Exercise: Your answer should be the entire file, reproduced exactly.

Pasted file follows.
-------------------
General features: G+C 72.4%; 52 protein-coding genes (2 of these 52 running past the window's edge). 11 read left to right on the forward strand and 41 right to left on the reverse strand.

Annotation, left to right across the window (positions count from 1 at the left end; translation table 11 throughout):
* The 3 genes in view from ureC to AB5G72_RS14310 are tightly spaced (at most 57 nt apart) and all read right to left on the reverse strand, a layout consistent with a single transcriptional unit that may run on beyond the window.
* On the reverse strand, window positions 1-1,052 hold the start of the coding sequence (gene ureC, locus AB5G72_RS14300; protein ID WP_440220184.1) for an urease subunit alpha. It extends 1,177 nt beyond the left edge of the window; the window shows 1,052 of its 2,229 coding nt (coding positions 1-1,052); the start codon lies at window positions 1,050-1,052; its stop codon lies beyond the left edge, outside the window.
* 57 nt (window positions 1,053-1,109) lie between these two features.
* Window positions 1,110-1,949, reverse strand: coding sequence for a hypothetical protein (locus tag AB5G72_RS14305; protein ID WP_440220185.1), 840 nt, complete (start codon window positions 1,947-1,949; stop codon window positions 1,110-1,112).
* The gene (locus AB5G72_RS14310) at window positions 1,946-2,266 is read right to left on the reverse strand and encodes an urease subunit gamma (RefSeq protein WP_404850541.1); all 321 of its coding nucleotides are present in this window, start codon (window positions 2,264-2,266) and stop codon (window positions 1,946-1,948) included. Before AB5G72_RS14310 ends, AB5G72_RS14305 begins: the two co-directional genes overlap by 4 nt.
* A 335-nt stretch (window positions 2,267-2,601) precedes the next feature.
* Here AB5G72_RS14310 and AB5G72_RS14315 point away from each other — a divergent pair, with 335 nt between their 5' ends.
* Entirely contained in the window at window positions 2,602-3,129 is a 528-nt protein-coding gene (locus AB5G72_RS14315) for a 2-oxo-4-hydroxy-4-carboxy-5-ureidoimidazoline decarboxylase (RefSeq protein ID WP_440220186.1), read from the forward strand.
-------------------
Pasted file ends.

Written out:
General features: G+C 72.4%; 52 protein-coding genes (2 of these 52 running past the window's edge). 11 read left to right on the forward strand and 41 right to left on the reverse strand.

Annotation, left to right across the window (positions count from 1 at the left end; translation table 11 throughout):
* The 3 genes in view from ureC to AB5G72_RS14310 are tightly spaced (at most 57 nt apart) and all read right to left on the reverse strand, a layout consistent with a single transcriptional unit that may run on beyond the window.
* On the reverse strand, window positions 1-1,052 hold the start of the coding sequence (gene ureC, locus AB5G72_RS14300; protein ID WP_440220184.1) for an urease subunit alpha. It extends 1,177 nt beyond the left edge of the window; the window shows 1,052 of its 2,229 coding nt (coding positions 1-1,052); the start codon lies at window positions 1,050-1,052; its stop codon lies beyond the left edge, outside the window.
* 57 nt (window positions 1,053-1,109) lie between these two features.
* Window positions 1,110-1,949, reverse strand: coding sequence for a hypothetical protein (locus tag AB5G72_RS14305; protein ID WP_440220185.1), 840 nt, complete (start codon window positions 1,947-1,949; stop codon window positions 1,110-1,112).
* The gene (locus AB5G72_RS14310) at window positions 1,946-2,266 is read right to left on the reverse strand and encodes an urease subunit gamma (RefSeq protein WP_404850541.1); all 321 of its coding nucleotides are present in this window, start codon (window positions 2,264-2,266) and stop codon (window positions 1,946-1,948) included. Before AB5G72_RS14310 ends, AB5G72_RS14305 begins: the two co-directional genes overlap by 4 nt.
* A 335-nt stretch (window positions 2,267-2,601) precedes the next feature.
* Here AB5G72_RS14310 and AB5G72_RS14315 point away from each other — a divergent pair, with 335 nt between their 5' ends.
* Entirely contained in the window at window positions 2,602-3,129 is a 528-nt protein-coding gene (locus AB5G72_RS14315) for a 2-oxo-4-hydroxy-4-carboxy-5-ureidoimidazoline decarboxylase (RefSeq protein ID WP_440220186.1), read from the forward strand.